Nearly everyone knows someone who has been touched by cancer. More than 11,000 West Virginians were diagnosed with cancer in 2016 alone. What causes cancer? How can it be treated? Can it be prevented? Find out on the next “Doctors on Call” at 8 p.m. on Thursday, Feb.2, on West Virginia Public Television.

During live interviews, Tanya Fancy, MD, a head and neck surgeon with the WVU Cancer Institute, will discuss head and neck cancer, and Min Deng, MD, WVU Medicine dermatologist, will explain the benefits of Mohs surgery for skin cancer. WVU Cancer Institute surgeon Jon Cardinal, MD, will also appear live.

February is National Children's Dental Health Month, and Michael Bagby, DDS, WVU Dentistry pediatric dental specialist, will discuss the importance of making sure your kids get regular dental care.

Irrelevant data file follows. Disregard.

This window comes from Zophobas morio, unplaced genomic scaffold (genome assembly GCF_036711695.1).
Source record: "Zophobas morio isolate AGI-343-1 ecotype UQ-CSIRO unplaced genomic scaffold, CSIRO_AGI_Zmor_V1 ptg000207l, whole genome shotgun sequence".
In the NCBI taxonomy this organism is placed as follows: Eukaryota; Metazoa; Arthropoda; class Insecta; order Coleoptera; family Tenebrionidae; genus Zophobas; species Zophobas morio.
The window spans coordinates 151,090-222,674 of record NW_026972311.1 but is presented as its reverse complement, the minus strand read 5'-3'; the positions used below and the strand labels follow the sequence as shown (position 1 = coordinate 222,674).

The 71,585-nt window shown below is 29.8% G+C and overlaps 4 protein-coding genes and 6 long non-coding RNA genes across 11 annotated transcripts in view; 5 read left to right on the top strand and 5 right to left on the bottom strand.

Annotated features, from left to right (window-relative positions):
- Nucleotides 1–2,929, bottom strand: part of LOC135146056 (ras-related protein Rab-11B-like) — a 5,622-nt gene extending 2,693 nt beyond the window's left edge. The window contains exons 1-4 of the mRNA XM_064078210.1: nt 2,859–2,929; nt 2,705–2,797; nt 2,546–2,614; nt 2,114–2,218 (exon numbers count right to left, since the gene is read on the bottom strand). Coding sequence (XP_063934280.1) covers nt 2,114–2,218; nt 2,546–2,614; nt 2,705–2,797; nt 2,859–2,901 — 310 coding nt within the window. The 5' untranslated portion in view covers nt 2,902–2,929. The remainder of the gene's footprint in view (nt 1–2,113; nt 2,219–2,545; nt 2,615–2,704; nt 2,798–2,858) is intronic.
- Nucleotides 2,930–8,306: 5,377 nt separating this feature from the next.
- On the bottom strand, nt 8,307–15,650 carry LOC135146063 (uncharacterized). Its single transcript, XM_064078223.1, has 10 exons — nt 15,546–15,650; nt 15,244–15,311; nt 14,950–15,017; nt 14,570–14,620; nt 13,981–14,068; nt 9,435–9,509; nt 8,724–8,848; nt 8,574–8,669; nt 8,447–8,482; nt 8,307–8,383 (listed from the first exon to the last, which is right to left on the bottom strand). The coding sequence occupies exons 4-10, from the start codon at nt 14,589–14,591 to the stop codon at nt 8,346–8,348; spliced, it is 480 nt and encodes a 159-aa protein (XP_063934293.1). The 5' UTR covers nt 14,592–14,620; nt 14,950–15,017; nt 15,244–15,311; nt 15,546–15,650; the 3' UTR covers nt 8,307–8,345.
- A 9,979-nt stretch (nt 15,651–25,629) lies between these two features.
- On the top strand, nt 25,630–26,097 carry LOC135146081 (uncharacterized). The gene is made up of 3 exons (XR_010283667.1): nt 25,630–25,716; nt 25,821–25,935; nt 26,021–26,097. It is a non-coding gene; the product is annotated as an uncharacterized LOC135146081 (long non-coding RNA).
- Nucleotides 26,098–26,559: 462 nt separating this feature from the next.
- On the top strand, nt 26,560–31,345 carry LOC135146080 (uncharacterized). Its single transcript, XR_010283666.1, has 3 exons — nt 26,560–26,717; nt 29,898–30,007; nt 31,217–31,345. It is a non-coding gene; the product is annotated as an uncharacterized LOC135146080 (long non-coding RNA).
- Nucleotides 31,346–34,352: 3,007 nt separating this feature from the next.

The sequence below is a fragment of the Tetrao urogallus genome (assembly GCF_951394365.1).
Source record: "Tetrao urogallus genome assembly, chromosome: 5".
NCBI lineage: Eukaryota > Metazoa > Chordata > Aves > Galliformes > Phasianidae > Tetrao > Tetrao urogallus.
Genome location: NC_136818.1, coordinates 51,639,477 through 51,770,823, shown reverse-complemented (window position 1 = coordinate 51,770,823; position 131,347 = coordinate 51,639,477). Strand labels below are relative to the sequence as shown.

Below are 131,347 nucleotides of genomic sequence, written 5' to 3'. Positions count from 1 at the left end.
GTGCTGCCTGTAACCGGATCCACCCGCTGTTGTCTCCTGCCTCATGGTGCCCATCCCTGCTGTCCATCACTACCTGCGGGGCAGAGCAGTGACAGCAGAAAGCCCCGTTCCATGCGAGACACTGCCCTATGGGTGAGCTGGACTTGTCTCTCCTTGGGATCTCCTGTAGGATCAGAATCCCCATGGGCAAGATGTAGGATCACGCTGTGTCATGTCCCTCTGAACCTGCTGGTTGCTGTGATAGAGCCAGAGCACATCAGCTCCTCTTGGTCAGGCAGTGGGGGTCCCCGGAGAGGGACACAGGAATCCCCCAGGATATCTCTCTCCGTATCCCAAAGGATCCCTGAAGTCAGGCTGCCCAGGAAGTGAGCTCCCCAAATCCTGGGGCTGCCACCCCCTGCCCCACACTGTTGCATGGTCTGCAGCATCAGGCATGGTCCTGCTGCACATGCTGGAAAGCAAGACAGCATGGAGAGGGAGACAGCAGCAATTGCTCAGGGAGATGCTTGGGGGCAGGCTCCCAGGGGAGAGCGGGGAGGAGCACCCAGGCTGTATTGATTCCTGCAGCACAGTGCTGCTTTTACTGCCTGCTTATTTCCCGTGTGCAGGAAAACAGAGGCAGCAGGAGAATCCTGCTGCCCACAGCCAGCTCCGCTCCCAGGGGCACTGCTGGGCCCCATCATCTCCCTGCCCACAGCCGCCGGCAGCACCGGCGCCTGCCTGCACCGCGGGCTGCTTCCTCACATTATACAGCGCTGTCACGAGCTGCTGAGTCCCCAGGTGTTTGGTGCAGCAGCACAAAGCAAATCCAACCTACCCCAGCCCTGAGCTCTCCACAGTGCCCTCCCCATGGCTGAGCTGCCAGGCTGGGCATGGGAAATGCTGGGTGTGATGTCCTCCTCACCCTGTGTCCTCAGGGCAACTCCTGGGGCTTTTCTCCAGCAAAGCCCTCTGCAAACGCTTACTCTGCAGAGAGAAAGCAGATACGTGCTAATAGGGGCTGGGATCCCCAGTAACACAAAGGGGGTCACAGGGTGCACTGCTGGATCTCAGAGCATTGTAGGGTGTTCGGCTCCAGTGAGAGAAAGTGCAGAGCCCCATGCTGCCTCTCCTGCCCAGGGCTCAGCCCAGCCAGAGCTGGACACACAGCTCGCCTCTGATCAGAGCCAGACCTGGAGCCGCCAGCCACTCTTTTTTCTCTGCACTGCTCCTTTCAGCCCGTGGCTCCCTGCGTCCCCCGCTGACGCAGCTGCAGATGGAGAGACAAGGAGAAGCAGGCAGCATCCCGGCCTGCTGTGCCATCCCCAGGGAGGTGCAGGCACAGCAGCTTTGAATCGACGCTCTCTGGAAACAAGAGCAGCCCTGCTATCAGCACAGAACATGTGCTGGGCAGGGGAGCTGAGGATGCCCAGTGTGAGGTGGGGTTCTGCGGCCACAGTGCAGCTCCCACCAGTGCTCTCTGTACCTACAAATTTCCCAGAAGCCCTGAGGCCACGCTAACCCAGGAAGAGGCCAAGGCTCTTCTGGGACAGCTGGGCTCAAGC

Don’t miss the story of Luke Mertz, who suffered a traumatic brain injury during a dirt bike accident and had to relearn to walk, eat, and speak.

“DOC Talk,” the call-in portion of the show, will provide viewers with the opportunity to ask questions of two WVU Cancer Institute experts – Kelly Ross, MD, and Alan Thomay, MD.

The “DOC List” will report the top 10 cancers impacting West Virginians. Spoiler: colorectal cancer is number four, so screening is important! If a colonoscopy is too scary, the “DOC Demo” will show you how to use a colon cancer test kit at home. On “It’s No Big Deal,” show your kids how easy it is to go to the dentist. “DOC in the Kitchen” will show you how to use a slow cooker to make healthy meals that can be portioned for quick, healthy meals later.

WVU Medicine physicians John Phillips, MD, and Mahreen Hashmi, MD, will host the show. Highlights will be tweeted live on Thursday evening (@DOCWVU). Viewers can also get updates, suggest topics, and provide feedback anytime on Facebook (facebook.com/DoctorsOnCallWVU).

Now in its 25th season, “Doctors On Call” transitioned from a weekly, half-hour-long, live call-in show to an hour-long magazine style show in 2014. The show airs quarterly.